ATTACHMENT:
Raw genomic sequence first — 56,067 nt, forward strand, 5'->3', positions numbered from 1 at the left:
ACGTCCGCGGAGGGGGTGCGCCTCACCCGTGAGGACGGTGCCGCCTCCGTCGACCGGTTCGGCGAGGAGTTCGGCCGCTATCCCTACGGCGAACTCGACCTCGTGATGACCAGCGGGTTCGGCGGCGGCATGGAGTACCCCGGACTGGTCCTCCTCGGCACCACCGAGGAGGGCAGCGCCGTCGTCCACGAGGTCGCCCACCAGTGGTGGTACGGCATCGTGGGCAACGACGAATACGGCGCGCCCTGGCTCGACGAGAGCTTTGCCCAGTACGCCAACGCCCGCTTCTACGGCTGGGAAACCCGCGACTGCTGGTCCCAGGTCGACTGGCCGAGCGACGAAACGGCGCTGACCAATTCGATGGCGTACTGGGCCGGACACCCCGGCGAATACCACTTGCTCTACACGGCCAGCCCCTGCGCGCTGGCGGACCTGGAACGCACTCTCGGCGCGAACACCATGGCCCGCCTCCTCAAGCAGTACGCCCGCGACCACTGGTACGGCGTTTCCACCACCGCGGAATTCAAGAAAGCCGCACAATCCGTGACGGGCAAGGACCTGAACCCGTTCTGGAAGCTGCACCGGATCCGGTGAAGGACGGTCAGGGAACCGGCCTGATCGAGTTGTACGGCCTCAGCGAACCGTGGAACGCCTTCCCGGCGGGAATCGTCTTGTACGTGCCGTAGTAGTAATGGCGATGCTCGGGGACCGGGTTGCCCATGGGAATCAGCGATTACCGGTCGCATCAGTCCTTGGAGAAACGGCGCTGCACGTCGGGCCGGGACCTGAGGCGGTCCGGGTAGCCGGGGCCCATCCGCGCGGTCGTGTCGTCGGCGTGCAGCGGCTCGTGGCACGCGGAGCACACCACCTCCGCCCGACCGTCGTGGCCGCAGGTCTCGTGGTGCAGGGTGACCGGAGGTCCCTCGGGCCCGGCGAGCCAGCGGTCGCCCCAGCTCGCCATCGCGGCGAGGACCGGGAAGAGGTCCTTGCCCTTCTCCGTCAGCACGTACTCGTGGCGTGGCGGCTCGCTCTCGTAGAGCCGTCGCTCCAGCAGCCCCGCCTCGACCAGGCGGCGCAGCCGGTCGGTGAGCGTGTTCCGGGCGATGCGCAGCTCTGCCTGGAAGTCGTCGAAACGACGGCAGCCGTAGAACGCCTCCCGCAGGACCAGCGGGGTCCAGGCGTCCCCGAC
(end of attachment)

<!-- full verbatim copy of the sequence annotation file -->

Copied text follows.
Raw genomic sequence first — 56,067 nt, forward strand, 5'->3', positions numbered from 1 at the left:
ACGTCCGCGGAGGGGGTGCGCCTCACCCGTGAGGACGGTGCCGCCTCCGTCGACCGGTTCGGCGAGGAGTTCGGCCGCTATCCCTACGGCGAACTCGACCTCGTGATGACCAGCGGGTTCGGCGGCGGCATGGAGTACCCCGGACTGGTCCTCCTCGGCACCACCGAGGAGGGCAGCGCCGTCGTCCACGAGGTCGCCCACCAGTGGTGGTACGGCATCGTGGGCAACGACGAATACGGCGCGCCCTGGCTCGACGAGAGCTTTGCCCAGTACGCCAACGCCCGCTTCTACGGCTGGGAAACCCGCGACTGCTGGTCCCAGGTCGACTGGCCGAGCGACGAAACGGCGCTGACCAATTCGATGGCGTACTGGGCCGGACACCCCGGCGAATACCACTTGCTCTACACGGCCAGCCCCTGCGCGCTGGCGGACCTGGAACGCACTCTCGGCGCGAACACCATGGCCCGCCTCCTCAAGCAGTACGCCCGCGACCACTGGTACGGCGTTTCCACCACCGCGGAATTCAAGAAAGCCGCACAATCCGTGACGGGCAAGGACCTGAACCCGTTCTGGAAGCTGCACCGGATCCGGTGAAGGACGGTCAGGGAACCGGCCTGATCGAGTTGTACGGCCTCAGCGAACCGTGGAACGCCTTCCCGGCGGGAATCGTCTTGTACGTGCCGTAGTAGTAATGGCGATGCTCGGGGACCGGGTTGCCCATGGGAATCAGCGATTACCGGTCGCATCAGTCCTTGGAGAAACGGCGCTGCACGTCGGGCCGGGACCTGAGGCGGTCCGGGTAGCCGGGGCCCATCCGCGCGGTCGTGTCGTCGGCGTGCAGCGGCTCGTGGCACGCGGAGCACACCACCTCCGCCCGACCGTCGTGGCCGCAGGTCTCGTGGTGCAGGGTGACCGGAGGTCCCTCGGGCCCGGCGAGCCAGCGGTCGCCCCAGCTCGCCATCGCGGCGAGGACCGGGAAGAGGTCCTTGCCCTTCTCCGTCAGCACGTACTCGTGGCGTGGCGGCTCGCTCTCGTAGAGCCGTCGCTCCAGCAGCCCCGCCTCGACCAGGCGGCGCAGCCGGTCGGTGAGCGTGTTCCGGGCGATGCGCAGCTCTGCCTGGAAGTCGTCGAAACGACGGCAGCCGTAGAACGCCTCCCGCAGGACCAGCGGGGTCCAGGCGTCCCCGAC